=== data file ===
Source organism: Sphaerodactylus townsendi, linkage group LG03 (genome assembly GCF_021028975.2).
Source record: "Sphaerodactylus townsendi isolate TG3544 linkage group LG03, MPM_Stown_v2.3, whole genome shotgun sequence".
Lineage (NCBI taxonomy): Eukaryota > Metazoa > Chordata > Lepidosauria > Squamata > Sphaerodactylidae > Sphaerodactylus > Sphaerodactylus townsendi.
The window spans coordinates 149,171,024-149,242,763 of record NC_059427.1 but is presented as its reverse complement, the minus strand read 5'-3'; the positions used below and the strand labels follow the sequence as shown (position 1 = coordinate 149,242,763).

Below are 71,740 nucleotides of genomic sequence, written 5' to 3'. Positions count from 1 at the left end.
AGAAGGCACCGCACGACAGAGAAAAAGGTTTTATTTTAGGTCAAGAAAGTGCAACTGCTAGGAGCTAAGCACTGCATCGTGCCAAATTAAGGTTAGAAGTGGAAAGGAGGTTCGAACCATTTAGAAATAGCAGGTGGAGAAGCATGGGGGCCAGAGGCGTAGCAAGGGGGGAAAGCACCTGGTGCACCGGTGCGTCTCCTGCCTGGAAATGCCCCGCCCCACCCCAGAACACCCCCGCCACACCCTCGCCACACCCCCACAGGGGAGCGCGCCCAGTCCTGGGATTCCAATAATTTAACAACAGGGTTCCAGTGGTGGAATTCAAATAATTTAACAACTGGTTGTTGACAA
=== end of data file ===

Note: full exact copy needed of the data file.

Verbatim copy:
Source organism: Sphaerodactylus townsendi, linkage group LG03 (genome assembly GCF_021028975.2).
Source record: "Sphaerodactylus townsendi isolate TG3544 linkage group LG03, MPM_Stown_v2.3, whole genome shotgun sequence".
Lineage (NCBI taxonomy): Eukaryota > Metazoa > Chordata > Lepidosauria > Squamata > Sphaerodactylidae > Sphaerodactylus > Sphaerodactylus townsendi.
The window spans coordinates 149,171,024-149,242,763 of record NC_059427.1 but is presented as its reverse complement, the minus strand read 5'-3'; the positions used below and the strand labels follow the sequence as shown (position 1 = coordinate 149,242,763).

Below are 71,740 nucleotides of genomic sequence, written 5' to 3'. Positions count from 1 at the left end.
AGAAGGCACCGCACGACAGAGAAAAAGGTTTTATTTTAGGTCAAGAAAGTGCAACTGCTAGGAGCTAAGCACTGCATCGTGCCAAATTAAGGTTAGAAGTGGAAAGGAGGTTCGAACCATTTAGAAATAGCAGGTGGAGAAGCATGGGGGCCAGAGGCGTAGCAAGGGGGGAAAGCACCTGGTGCACCGGTGCGTCTCCTGCCTGGAAATGCCCCGCCCCACCCCAGAACACCCCCGCCACACCCTCGCCACACCCCCACAGGGGAGCGCGCCCAGTCCTGGGATTCCAATAATTTAACAACAGGGTTCCAGTGGTGGAATTCAAATAATTTAACAACTGGTTGTTGACAA